painter | 關於塗 

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/ Installation @ A Walk With A3 / 2016 /


A work about me and my father, a retired fitment worker. 
I remember the first thing I asked him to teach me was how to paint a wall.

It was also the first time that I learned about his working.

This time, we exchanged what we usually do.

一件關於我和父親的作品。家父,退休裝修師傅。

回想起他教我的第一件事是油牆,亦是我首次了解他的工作。

這次,我們交換了工作。

 

INTERPRETATION

by Yang YEUNG

Everything had to be, until everything was subject to change. 

“Kinesis is not just a difference of state. It carries the connotation of a transition, indeed a development, from one state to another: a ‘whence-whither’. […] 

Kinesis, as a process of change between an initial and an end state,

is continuous, though it may be broken off or interrupted.” Dorothy Emmet,

The Passage of Nature (1992). [1] 

The white on white is one object (a canvas painted white)

on another (a wall painted white). 

The videos speak of their meanings – the father who paints, the son who follows. This simplicity of expression, however, comes from the grave and prolonged struggles the artist has been through. Here is the process.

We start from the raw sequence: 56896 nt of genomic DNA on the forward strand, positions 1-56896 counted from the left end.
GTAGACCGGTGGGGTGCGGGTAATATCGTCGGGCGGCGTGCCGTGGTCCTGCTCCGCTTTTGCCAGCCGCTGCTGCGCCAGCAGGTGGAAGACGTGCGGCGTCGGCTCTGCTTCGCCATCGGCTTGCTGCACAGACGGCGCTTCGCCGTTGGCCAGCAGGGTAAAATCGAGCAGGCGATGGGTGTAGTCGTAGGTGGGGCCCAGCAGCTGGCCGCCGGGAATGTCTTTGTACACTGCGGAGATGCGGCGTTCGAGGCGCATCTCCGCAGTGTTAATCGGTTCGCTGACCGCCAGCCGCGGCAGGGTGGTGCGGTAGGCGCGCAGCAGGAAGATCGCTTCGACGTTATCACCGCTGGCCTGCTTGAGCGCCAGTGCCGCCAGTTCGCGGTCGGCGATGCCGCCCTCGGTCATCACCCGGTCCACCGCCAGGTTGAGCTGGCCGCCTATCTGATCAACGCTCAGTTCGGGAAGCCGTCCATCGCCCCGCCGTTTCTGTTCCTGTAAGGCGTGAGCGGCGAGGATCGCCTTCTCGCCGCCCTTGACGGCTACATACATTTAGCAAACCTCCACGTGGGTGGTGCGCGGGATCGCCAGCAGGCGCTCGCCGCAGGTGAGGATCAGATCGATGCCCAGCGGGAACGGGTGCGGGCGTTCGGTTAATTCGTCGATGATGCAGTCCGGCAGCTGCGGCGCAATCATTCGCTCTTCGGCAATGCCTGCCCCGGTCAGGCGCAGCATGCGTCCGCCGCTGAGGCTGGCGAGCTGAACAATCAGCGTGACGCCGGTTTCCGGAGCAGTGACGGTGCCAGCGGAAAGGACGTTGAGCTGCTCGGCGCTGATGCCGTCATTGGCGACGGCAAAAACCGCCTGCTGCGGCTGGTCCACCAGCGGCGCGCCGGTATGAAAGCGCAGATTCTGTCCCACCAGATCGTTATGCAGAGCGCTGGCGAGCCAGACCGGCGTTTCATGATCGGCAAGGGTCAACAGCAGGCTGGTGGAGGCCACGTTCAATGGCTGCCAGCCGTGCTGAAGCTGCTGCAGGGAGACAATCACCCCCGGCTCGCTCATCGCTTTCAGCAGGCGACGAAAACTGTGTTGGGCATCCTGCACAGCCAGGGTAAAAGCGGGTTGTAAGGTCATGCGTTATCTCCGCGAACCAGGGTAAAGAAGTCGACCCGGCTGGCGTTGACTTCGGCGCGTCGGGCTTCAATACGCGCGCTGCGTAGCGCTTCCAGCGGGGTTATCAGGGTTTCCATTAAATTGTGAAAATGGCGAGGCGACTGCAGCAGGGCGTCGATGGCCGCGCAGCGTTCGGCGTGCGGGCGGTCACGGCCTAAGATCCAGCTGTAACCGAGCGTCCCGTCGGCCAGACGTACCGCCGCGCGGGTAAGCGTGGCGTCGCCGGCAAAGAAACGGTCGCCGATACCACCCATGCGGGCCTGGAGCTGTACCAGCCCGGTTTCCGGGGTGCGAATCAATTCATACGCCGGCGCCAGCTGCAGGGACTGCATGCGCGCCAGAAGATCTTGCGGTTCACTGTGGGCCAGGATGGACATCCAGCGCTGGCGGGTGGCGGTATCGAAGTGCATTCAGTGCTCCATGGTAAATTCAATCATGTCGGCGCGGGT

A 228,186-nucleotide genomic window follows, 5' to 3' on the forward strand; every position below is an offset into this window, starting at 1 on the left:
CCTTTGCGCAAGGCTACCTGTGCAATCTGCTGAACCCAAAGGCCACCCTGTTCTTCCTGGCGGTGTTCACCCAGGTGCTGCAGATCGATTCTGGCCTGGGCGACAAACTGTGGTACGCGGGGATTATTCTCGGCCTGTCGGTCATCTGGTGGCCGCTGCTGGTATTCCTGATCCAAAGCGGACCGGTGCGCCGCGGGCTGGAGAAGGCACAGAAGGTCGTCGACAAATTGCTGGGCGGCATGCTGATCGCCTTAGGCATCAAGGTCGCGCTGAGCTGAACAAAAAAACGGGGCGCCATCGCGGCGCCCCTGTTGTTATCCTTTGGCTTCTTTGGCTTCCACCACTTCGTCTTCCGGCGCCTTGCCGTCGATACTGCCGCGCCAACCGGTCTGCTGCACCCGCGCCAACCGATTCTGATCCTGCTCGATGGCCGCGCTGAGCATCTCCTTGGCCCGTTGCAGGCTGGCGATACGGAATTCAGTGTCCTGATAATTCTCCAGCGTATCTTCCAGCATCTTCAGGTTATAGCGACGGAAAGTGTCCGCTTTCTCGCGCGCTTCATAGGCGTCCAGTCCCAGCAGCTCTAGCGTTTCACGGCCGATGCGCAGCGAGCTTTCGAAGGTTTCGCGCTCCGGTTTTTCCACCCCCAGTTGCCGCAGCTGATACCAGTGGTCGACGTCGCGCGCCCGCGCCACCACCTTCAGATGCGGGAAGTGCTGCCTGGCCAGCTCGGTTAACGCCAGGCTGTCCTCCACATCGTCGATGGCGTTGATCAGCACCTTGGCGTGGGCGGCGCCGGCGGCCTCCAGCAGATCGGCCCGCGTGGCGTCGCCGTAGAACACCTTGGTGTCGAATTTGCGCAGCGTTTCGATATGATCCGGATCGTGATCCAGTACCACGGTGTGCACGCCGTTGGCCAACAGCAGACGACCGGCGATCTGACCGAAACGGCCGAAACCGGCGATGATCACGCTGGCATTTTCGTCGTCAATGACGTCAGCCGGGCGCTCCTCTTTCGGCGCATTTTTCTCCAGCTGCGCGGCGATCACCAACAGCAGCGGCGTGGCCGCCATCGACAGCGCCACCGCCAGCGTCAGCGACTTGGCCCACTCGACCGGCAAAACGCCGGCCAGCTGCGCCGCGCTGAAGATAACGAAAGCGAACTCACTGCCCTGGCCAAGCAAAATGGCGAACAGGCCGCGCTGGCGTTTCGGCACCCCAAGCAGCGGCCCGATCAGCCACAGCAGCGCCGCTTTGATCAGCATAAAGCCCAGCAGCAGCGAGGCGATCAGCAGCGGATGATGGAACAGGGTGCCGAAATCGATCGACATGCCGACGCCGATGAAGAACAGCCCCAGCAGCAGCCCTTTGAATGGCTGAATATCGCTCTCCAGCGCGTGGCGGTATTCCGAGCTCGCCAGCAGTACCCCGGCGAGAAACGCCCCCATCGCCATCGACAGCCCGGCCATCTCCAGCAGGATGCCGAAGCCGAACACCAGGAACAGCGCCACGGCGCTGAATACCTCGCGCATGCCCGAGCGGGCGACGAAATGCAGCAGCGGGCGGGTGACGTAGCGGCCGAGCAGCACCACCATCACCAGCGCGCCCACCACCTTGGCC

It began from the artist’s determination to show 100 watercolor drawings of stones. The sheer number speaks of labor; the struggle was whether to show labor.

The days during which the drawings were made tell of lived time;

the struggle was whether to show time as a line – an arrow shooting forward.

The silence of the objects raise questions about what they can do facing the street; the struggle became how to invite others to find their stones and

keep the artist drawing. 

And then everything changed.

Chino’s being there began to affect his perception of the place.

 It was no longer an empty vehicle to be filled up with objects and human voices,

but a space whose dimensions are continuously subject to the change sunlight brings upon it; it is continuous with, not isolated from, nature. 

He never painted what he observed.

Instead, he withdrew radically into thinking without knowing the next step.

He let that which was not up to him claim him.

He chose not to let go. 

Nothing of this sort is apparent in his final iteration of this durational

showing, telling, painting, and installing.

But everything is also there to be the artist’s intense experience from

taming the space to having dialogues with it.

This time, he knows he does not have to be there when others are.

He knows he has been there as much as his father has been.